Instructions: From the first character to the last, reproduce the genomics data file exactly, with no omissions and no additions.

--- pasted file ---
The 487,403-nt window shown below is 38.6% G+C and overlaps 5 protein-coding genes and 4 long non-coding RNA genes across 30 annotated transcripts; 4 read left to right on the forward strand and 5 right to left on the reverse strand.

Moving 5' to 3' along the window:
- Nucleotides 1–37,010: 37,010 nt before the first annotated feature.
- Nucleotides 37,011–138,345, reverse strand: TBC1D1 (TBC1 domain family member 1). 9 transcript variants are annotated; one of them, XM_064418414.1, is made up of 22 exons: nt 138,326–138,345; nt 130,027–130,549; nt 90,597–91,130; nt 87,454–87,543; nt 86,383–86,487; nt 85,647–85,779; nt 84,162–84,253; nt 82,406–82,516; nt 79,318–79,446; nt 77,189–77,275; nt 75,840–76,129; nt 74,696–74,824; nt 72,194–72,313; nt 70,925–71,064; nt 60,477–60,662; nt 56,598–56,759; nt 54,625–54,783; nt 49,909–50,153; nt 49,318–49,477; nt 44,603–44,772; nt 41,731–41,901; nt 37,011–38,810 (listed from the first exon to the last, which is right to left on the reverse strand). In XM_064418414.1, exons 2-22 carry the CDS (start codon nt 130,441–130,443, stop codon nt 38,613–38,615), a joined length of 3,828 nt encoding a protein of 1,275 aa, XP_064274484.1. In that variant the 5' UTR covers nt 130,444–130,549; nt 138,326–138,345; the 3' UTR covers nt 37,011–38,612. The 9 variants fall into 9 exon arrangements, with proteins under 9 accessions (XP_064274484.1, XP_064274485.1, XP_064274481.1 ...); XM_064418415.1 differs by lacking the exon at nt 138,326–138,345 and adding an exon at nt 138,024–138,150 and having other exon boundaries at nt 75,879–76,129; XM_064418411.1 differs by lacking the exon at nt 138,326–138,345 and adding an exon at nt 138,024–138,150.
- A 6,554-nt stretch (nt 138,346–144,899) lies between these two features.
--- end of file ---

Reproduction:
The 487,403-nt window shown below is 38.6% G+C and overlaps 5 protein-coding genes and 4 long non-coding RNA genes across 30 annotated transcripts; 4 read left to right on the forward strand and 5 right to left on the reverse strand.

Moving 5' to 3' along the window:
- Nucleotides 1–37,010: 37,010 nt before the first annotated feature.
- Nucleotides 37,011–138,345, reverse strand: TBC1D1 (TBC1 domain family member 1). 9 transcript variants are annotated; one of them, XM_064418414.1, is made up of 22 exons: nt 138,326–138,345; nt 130,027–130,549; nt 90,597–91,130; nt 87,454–87,543; nt 86,383–86,487; nt 85,647–85,779; nt 84,162–84,253; nt 82,406–82,516; nt 79,318–79,446; nt 77,189–77,275; nt 75,840–76,129; nt 74,696–74,824; nt 72,194–72,313; nt 70,925–71,064; nt 60,477–60,662; nt 56,598–56,759; nt 54,625–54,783; nt 49,909–50,153; nt 49,318–49,477; nt 44,603–44,772; nt 41,731–41,901; nt 37,011–38,810 (listed from the first exon to the last, which is right to left on the reverse strand). In XM_064418414.1, exons 2-22 carry the CDS (start codon nt 130,441–130,443, stop codon nt 38,613–38,615), a joined length of 3,828 nt encoding a protein of 1,275 aa, XP_064274484.1. In that variant the 5' UTR covers nt 130,444–130,549; nt 138,326–138,345; the 3' UTR covers nt 37,011–38,612. The 9 variants fall into 9 exon arrangements, with proteins under 9 accessions (XP_064274484.1, XP_064274485.1, XP_064274481.1 ...); XM_064418415.1 differs by lacking the exon at nt 138,326–138,345 and adding an exon at nt 138,024–138,150 and having other exon boundaries at nt 75,879–76,129; XM_064418411.1 differs by lacking the exon at nt 138,326–138,345 and adding an exon at nt 138,024–138,150.
- A 6,554-nt stretch (nt 138,346–144,899) lies between these two features.